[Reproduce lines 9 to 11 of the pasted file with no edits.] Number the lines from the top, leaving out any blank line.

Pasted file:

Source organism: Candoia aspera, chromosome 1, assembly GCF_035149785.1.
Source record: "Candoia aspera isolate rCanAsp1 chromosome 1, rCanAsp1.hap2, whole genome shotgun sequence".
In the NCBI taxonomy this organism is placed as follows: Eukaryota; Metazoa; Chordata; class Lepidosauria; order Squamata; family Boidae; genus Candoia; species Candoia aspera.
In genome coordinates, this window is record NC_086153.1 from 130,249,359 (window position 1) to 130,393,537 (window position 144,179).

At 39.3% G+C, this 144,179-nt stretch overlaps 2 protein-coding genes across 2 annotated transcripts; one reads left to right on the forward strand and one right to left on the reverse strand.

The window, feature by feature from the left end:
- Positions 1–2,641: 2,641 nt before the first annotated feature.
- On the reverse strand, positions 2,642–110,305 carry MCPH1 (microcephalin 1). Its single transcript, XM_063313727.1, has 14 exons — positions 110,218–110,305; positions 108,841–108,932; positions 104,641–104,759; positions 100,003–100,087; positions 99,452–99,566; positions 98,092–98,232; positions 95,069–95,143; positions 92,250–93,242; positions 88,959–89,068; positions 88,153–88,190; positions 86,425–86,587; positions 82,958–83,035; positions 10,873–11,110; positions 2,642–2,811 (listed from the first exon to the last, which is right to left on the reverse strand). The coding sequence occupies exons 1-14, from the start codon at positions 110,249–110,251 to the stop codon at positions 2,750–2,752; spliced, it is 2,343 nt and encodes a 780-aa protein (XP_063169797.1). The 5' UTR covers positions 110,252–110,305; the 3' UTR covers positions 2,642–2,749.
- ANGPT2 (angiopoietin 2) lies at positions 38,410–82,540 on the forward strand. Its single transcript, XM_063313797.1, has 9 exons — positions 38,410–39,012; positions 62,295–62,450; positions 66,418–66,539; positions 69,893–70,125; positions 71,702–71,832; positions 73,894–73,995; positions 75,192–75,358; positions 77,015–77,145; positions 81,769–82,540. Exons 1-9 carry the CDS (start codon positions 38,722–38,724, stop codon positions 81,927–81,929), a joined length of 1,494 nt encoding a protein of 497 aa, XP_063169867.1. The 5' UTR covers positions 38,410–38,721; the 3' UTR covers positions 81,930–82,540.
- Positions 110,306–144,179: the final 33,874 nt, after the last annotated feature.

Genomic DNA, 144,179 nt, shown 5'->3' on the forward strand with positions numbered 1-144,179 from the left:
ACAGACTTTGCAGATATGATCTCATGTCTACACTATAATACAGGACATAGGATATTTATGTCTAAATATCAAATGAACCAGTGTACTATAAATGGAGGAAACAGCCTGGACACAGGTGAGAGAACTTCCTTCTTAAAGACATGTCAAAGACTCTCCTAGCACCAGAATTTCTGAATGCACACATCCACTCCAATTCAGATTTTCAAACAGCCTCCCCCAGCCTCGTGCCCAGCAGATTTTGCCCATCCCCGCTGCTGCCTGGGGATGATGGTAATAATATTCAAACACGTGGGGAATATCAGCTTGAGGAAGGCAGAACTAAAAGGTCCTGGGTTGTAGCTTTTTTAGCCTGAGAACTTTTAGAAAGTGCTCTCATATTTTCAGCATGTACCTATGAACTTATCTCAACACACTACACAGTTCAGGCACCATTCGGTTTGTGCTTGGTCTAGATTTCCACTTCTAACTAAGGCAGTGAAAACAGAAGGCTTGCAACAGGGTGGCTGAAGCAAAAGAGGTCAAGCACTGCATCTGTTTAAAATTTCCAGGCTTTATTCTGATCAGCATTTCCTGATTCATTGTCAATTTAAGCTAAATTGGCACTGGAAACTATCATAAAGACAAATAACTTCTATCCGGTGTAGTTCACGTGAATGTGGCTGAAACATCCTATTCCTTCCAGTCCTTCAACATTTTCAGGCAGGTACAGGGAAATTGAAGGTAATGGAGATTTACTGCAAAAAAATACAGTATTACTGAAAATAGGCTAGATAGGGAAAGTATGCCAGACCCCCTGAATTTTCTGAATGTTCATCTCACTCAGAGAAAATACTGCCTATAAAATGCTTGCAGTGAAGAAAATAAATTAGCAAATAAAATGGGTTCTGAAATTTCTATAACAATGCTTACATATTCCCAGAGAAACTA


- ANGPT2 (angiopoietin 2) lies at positions 38,410–82,540 on the forward strand. Its single transcript, XM_063313797.1, has 9 exons — positions 38,410–39,012; positions 62,295–62,450; positions 66,418–66,539; positions 69,893–70,125; positions 71,702–71,832; positions 73,894–73,995; positions 75,192–75,358; positions 77,015–77,145; positions 81,769–82,540. Exons 1-9 carry the CDS (start codon positions 38,722–38,724, stop codon positions 81,927–81,929), a joined length of 1,494 nt encoding a protein of 497 aa, XP_063169867.1. The 5' UTR covers positions 38,410–38,721; the 3' UTR covers positions 81,930–82,540.
- Positions 110,306–144,179: the final 33,874 nt, after the last annotated feature.

Genomic DNA, 144,179 nt, shown 5'->3' on the forward strand with positions numbered 1-144,179 from the left: